New Study Shows Renewable Energy May Always Need Government Support

Published April 29, 2016

A new study published by the Massachusetts Institute of Technology says renewable energy sources will be unable to compete with conventional energy without government support or high taxes on fossil fuels for at least a decade.

The authors also conclude renewable energy may always need government assistance to stay in business.

The study’s authors say while renewable energy has made promising gains in the past few years—the cost of solar dropped by about two-thirds from 2009 to 2014—new drilling and extraction techniques have made fossil fuels cheaper, substantially increasing the amount of oil and gas available. In the United States alone, oil reserves have expanded 59 percent between 2000 and 2014, and natural gas reserves have expanded 94 percent in the same period. As a result, the trend of cheaper renewables has been outpaced by even cheaper fossil fuels.

Researchers determined conventional energy would be consistently less expensive than green energy for the next 10 years. Green energy can only work when energy prices are extremely high, write the authors of the study. Developing enough wind and solar power to substantially impact or displace fossil fuels and substantially reduce carbon dioxide emissions could cost $16.5 trillion by 2030. 

More Investment Needed

Myron Ebell, director of the Center for Energy and Environment at the Competitive Enterprise Institute, points to the Ivanpah solar power plant, which is located near Las Vegas, Nevada and is about to be shut down by regulators, as a good example of why green-energy investments should be watched carefully to see if their promises are fulfilled.

“The [Ivanpah] plant received around $1.6 billion in federal loans, and over $535 million in tax credits, so taxpayers are already into it for over $2 billion, and it’s about to go bankrupt,” Ebell said. “Of course, the environmentalists will say we need to invest more money into the system and tight-fisted conservatives need to release more funds so they can keep the project running.”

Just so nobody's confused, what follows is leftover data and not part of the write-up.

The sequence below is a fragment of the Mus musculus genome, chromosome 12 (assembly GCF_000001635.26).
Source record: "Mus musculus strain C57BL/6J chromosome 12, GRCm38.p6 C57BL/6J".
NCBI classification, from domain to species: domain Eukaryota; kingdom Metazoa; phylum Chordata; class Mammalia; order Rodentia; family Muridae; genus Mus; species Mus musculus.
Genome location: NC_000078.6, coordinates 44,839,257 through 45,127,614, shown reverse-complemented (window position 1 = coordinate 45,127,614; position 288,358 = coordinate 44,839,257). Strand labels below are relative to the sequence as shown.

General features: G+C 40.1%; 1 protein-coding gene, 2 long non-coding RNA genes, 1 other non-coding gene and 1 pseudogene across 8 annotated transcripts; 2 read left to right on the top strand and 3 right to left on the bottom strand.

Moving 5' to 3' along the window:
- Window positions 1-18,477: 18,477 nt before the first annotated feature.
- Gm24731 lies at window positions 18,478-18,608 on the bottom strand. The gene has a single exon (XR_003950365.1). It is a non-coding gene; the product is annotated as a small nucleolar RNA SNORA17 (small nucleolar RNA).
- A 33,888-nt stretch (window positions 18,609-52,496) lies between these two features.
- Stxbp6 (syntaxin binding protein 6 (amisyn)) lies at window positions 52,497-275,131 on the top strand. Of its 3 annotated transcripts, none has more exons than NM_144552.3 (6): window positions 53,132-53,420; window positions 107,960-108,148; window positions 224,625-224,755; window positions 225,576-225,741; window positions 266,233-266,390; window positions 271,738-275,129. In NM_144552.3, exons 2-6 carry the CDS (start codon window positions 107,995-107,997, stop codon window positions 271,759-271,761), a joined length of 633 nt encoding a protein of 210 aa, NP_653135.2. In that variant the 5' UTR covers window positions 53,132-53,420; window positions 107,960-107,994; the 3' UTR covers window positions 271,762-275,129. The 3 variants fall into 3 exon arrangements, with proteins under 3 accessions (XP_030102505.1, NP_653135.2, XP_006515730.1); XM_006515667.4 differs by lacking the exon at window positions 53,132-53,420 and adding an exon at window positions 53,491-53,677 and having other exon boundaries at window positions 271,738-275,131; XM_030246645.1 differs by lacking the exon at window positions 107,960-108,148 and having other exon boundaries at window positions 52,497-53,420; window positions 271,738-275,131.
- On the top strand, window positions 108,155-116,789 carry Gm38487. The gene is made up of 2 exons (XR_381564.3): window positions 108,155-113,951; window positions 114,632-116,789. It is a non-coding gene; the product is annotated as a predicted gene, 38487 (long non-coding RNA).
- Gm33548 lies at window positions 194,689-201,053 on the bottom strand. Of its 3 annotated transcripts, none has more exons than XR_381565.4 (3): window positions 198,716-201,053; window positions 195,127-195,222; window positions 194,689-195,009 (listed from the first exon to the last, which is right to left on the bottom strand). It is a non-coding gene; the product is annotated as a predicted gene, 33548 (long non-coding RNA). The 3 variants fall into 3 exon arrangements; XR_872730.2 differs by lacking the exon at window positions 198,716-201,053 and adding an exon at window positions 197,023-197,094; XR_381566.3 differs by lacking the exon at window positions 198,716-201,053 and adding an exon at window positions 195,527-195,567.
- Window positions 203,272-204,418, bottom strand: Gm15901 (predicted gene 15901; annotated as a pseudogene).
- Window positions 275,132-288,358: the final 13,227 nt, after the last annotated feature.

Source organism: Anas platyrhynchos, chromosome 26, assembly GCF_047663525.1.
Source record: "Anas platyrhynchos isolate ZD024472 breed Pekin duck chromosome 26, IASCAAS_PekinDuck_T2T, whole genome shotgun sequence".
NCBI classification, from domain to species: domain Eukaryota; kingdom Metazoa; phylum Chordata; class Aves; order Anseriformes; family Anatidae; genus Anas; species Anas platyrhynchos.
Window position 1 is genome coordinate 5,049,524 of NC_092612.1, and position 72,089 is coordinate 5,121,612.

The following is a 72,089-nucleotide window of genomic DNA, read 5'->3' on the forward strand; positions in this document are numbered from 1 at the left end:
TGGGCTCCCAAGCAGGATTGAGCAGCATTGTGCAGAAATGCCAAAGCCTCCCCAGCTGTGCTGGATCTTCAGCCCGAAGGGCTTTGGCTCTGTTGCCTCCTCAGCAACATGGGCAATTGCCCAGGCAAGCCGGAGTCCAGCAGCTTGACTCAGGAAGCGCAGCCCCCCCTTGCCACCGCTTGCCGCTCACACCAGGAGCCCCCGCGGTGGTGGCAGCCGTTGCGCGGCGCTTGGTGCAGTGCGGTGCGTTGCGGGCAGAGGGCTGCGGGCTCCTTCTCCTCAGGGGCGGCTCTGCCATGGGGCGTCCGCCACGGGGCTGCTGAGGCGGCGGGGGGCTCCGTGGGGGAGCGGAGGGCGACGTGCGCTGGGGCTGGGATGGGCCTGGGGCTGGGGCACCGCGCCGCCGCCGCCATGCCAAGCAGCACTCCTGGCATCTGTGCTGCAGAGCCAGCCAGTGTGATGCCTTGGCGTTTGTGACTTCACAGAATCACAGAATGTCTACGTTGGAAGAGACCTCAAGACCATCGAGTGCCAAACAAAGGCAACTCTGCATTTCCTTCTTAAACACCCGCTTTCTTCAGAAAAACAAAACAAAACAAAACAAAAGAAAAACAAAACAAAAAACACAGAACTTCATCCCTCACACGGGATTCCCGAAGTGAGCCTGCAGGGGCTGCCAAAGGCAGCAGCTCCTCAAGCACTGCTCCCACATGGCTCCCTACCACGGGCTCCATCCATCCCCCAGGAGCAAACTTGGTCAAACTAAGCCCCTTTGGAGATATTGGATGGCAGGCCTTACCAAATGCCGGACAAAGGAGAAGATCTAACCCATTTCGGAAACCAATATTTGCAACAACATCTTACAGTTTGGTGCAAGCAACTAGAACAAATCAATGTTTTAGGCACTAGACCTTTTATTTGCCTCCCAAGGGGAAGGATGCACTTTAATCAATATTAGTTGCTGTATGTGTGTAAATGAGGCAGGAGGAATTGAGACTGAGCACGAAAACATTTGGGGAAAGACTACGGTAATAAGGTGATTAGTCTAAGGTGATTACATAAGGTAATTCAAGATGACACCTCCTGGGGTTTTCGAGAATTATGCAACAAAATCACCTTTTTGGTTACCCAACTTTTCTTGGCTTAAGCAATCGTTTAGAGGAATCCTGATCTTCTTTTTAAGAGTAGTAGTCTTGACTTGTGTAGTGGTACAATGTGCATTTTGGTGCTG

Promises Left Unfulfilled

“The price of some [renewable] technologies came down, but if you go back to the 1970s, when these renewable energy sources started being touted as the clean solution to our energy needs, they were over-promoted as to when they would be competitive,” said Ebell.

“They predicted renewables would be competitive in just a few more years, and that prediction never came true,” Ebell said. “You can go back and look at all the studies on renewable power, and [you’ll find] their predictions never turn out to be true.”

Conventional power prices continue to drop, Ebell says.

“We’ve become more efficient at mining, transporting, and burning coal,” Ebell said. “With the collapse of oil and gas prices, how are renewables ever going to catch up?” 

Kenneth Artz ([email protected]) writes from Dallas, Texas.

Internet Info

Thomas Covert, et al., “Will We Ever Stop Using Fossil Fuels?” Journal of Economic Perspectives, February, 2016: